Bibliographic Information (best version for telling):
Gilman, Phoebe. Something from
Joseph’s anguish at losing his blanket, button, etc…
The mutual love and admiration between Joseph and his grandfather each time the grandfather puts his heart into making a new item and Joseph loves it with all his heart.
Joseph’s opposing anticipation and relief each time an item is lost and recreated.
1. Joseph happy with his blanket, coat, scarf, handkerchief, button.
2. Joseph’s grandfather looking the item up and down, turning the material over and over in his hands and turning it into another item.
3. Joseph’s mother asking him to THROW it out!
4. Joseph at school turning the journey into a story.
Joseph’s grandfather makes him “a wonderful blanket” when he is a baby. As Joseph grows older, the blanket gets old and worn. After Joseph’s mother asks him to throw it out, Joseph asks his grandfather to fix it. He turns it into a coat. The pattern of the item growing older, the mother asking Joseph to throw it out, and the grandfather changing it into something else continues through a scarf, a handkerchief, and a button. When Joseph loses the button, he “makes something from nothing” turning all of the events into the story just told.
“It is time to THROW it out!”
“Kaput” (The button is gone. It’s finished, lost, kaput.)
“You can’t make something from nothing, you know.”
Audience (why is this story appropriate for the audience? developmental characteristics?):
The recognizable pattern of the cloth changing into ever smaller items and the repetition of the boy’s items getting worn out and his grandfather’s magical sewing will be appealing to preschoolers as they are comforted by pattern and repetition. According to Piaget, children at this age are preoperational, a stage in which repetition is very important.
According to Charlotte Huck’s analysis of child development as it relates to literature, children of ages 3-5 have a “short attention span” and have a budding “interest in how things work.” This story is short and to the point and provides a very cursory introduction to the creation of clothing from material, an aspect that might fulfill preschooler’s curiosity about how things work.
Further, many preschoolers will be able to identify with being asked to give up something they’ve always liked (ie. a “blankie,” pacifier, or thumb sucking) for which they’re now considered too old. This aspect of the tale matches up with the life experience of many preschoolers.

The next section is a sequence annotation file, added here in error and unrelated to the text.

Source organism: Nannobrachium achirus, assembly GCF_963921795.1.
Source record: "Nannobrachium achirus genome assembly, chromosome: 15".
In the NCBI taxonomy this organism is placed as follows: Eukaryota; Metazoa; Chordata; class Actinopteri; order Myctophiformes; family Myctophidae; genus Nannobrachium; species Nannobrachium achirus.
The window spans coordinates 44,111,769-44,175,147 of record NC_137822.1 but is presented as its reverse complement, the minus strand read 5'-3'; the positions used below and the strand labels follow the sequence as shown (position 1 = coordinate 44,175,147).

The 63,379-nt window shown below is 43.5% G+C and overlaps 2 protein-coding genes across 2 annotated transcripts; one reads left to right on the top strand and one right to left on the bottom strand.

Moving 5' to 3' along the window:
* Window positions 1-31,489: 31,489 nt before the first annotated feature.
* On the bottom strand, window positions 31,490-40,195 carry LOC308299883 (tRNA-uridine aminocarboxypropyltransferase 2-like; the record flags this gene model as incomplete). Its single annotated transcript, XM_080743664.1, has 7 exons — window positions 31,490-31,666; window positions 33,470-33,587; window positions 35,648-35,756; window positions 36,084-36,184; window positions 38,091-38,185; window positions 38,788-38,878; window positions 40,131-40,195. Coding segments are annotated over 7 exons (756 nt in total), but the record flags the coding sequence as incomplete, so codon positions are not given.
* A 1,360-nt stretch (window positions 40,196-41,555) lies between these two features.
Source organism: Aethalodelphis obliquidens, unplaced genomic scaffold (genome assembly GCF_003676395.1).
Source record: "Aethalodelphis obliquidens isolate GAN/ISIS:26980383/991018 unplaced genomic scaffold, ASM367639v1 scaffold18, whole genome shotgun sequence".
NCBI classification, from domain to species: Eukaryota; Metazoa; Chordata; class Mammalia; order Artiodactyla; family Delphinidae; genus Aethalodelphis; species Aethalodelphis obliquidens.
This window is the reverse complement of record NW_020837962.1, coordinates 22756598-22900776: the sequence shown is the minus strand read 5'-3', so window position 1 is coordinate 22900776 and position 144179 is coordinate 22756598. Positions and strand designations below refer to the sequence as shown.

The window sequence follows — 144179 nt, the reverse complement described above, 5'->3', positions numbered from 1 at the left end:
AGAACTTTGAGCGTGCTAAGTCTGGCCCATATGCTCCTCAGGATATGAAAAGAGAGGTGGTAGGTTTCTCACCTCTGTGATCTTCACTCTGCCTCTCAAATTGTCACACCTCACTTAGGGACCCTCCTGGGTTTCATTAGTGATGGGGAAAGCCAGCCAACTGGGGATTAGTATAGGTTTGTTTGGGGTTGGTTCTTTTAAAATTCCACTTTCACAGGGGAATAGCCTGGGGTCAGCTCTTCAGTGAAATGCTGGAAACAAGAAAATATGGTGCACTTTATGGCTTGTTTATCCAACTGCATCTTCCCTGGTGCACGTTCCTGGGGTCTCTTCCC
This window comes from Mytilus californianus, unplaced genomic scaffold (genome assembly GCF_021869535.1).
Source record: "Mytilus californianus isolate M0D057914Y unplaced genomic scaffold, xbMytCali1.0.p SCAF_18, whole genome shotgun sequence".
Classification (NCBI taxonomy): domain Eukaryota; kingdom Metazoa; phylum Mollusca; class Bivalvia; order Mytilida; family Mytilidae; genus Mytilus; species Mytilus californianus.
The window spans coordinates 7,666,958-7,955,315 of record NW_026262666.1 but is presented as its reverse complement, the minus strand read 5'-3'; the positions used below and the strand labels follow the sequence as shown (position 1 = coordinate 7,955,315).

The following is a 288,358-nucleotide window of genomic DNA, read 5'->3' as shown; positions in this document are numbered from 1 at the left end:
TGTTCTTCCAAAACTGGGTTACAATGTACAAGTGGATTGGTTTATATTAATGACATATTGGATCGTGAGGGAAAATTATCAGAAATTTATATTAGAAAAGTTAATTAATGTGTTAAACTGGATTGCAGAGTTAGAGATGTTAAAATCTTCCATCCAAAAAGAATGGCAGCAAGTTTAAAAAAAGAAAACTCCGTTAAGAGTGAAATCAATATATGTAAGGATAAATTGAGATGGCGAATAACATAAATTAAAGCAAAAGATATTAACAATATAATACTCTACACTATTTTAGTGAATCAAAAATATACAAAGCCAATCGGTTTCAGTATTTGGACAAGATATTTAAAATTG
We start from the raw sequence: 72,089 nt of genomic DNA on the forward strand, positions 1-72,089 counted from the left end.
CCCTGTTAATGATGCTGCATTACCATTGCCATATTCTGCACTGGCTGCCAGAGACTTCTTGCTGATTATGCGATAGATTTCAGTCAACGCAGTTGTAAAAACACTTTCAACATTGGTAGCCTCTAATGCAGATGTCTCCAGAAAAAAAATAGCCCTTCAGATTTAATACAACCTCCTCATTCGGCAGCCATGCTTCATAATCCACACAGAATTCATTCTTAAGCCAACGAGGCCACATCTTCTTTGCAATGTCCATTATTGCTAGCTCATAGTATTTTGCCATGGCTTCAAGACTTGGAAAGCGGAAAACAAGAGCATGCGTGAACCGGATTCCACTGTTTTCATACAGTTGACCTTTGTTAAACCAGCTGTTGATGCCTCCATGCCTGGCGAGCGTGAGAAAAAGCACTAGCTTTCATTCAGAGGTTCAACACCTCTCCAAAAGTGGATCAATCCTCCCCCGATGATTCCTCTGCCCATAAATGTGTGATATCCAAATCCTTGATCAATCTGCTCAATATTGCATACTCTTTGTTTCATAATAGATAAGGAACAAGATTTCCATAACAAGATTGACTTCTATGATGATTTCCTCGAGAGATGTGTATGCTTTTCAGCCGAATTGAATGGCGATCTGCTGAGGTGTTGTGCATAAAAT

Bibliographic information on other versions/variants:
MacDonald, Margaret Read. “The Tailor’s Jacket.” In Earth
Care: World Folktales to Talk About.
Sanfield, Steve. Bit by Bit.
Taback, Simms. Joseph Had a Little Overcoat.
Brief comparison of all versions/variants in terms of language, rhythm, "tellability," "flavor," content, etc. Stress the differences in style rather than those of content.
Each version has a slightly different approach to this folktale. I chose Gilman’s Something from Nothing for its focus on a child rather than adult Joseph, its presentation of the grandfather as the tailor, rather than Joseph himself, and the repetition of his mother’s demands to throw his possessions out. Aside from young children’s ability to better relate to a character of their age, tailors are not extremely recognizable members of the community today. This version brings the emphasis back to a world and a character to which they might better relate.
Bit by Bit takes the emphasis off the main character by including an outside narrator who begins the tale with “I am a storyteller, which means that I tell stories…” and ends with him creating the tale read. This inclusion of an outside narrator takes the magic out of the main character (in this tale he’s named Zundel) as he doesn’t ultimately turn his button into anything, an outside storyteller does. The insertion of a narrator into the action of the story itself also creates a more staged feeling and undermines the subtlety that makes storytelling so effective. The description of the cloth, and its red, gold, blue and green threads is a strong point of this tale as it allows for a beautiful mental image if elaborated on. “He wore it in the morning and he wore it at night. He wore it and wore it and wore it and wore it until bit by bit he w-o-r-e it out” creates a sing-songy rhythm and repetition.
Joseph Had a Little Overcoat is a beautiful, unique, Caldecott-winning, picture book. Taback adapts the folktale into a series of rich images where the text itself is sparse and reliant on the illustrations to convey its full meaning. Thus, while Taback has created a wonderful book for reading, much must be elaborated on and added to create a version for telling. “Joseph had a little [vest]. It got old and worn” serves to provide rhythm and repetition, yet to feel the “flavor” of this version of the tale, one must see his illustrations. Thus while in Something from Nothing words like “kaput” are used in the text to evoke the tale’s Jewish origins, Taback’s version relies on images of a menorah, a photograph of the rabbi, or a newspaper written in Yiddish among others to convey the tale’s ethnic identity. In this way, Taback has created a tale very oriented toward a dual audience. One very young audience for the simple text and cut out illustrations and another much older audience (adults) to pick up on the cultural allusions and jokes. There is much going on, yet little that can be translated directly to a performance.
MacDonald’s The Tailor’s Jacket is very short (as she states in her introduction). It consists almost entirely of repeating lines. Thus while it is rhythmic, it has little “spice” or flavor and little indication of its ethnic origins to add flavor. It definitely feels more like an extended rhyme than a story and was thus not as well rounded as the version I’ve chosen.